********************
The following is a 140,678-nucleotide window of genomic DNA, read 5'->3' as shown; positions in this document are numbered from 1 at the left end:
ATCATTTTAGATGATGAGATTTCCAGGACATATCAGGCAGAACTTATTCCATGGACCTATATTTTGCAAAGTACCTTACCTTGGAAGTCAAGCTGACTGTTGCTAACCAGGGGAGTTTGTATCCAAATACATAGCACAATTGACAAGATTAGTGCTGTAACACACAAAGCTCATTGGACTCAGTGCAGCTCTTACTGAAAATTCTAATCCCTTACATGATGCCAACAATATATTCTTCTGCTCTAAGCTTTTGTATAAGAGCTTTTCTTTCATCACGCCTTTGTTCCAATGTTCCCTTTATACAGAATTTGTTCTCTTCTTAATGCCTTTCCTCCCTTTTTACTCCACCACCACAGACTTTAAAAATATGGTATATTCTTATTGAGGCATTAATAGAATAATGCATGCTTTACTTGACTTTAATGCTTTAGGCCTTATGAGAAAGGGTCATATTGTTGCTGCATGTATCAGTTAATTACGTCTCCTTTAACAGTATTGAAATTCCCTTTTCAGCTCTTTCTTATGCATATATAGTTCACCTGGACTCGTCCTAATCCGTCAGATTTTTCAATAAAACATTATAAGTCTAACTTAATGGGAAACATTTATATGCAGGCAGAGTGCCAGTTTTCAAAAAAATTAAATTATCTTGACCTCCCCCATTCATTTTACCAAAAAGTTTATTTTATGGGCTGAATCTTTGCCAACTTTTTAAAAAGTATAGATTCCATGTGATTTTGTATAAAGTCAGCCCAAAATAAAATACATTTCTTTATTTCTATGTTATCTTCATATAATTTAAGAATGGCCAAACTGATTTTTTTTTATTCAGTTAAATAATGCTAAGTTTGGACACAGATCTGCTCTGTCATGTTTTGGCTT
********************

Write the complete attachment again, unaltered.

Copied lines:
The following is a 140,678-nucleotide window of genomic DNA, read 5'->3' as shown; positions in this document are numbered from 1 at the left end:
ATCATTTTAGATGATGAGATTTCCAGGACATATCAGGCAGAACTTATTCCATGGACCTATATTTTGCAAAGTACCTTACCTTGGAAGTCAAGCTGACTGTTGCTAACCAGGGGAGTTTGTATCCAAATACATAGCACAATTGACAAGATTAGTGCTGTAACACACAAAGCTCATTGGACTCAGTGCAGCTCTTACTGAAAATTCTAATCCCTTACATGATGCCAACAATATATTCTTCTGCTCTAAGCTTTTGTATAAGAGCTTTTCTTTCATCACGCCTTTGTTCCAATGTTCCCTTTATACAGAATTTGTTCTCTTCTTAATGCCTTTCCTCCCTTTTTACTCCACCACCACAGACTTTAAAAATATGGTATATTCTTATTGAGGCATTAATAGAATAATGCATGCTTTACTTGACTTTAATGCTTTAGGCCTTATGAGAAAGGGTCATATTGTTGCTGCATGTATCAGTTAATTACGTCTCCTTTAACAGTATTGAAATTCCCTTTTCAGCTCTTTCTTATGCATATATAGTTCACCTGGACTCGTCCTAATCCGTCAGATTTTTCAATAAAACATTATAAGTCTAACTTAATGGGAAACATTTATATGCAGGCAGAGTGCCAGTTTTCAAAAAAATTAAATTATCTTGACCTCCCCCATTCATTTTACCAAAAAGTTTATTTTATGGGCTGAATCTTTGCCAACTTTTTAAAAAGTATAGATTCCATGTGATTTTGTATAAAGTCAGCCCAAAATAAAATACATTTCTTTATTTCTATGTTATCTTCATATAATTTAAGAATGGCCAAACTGATTTTTTTTTATTCAGTTAAATAATGCTAAGTTTGGACACAGATCTGCTCTGTCATGTTTTGGCTT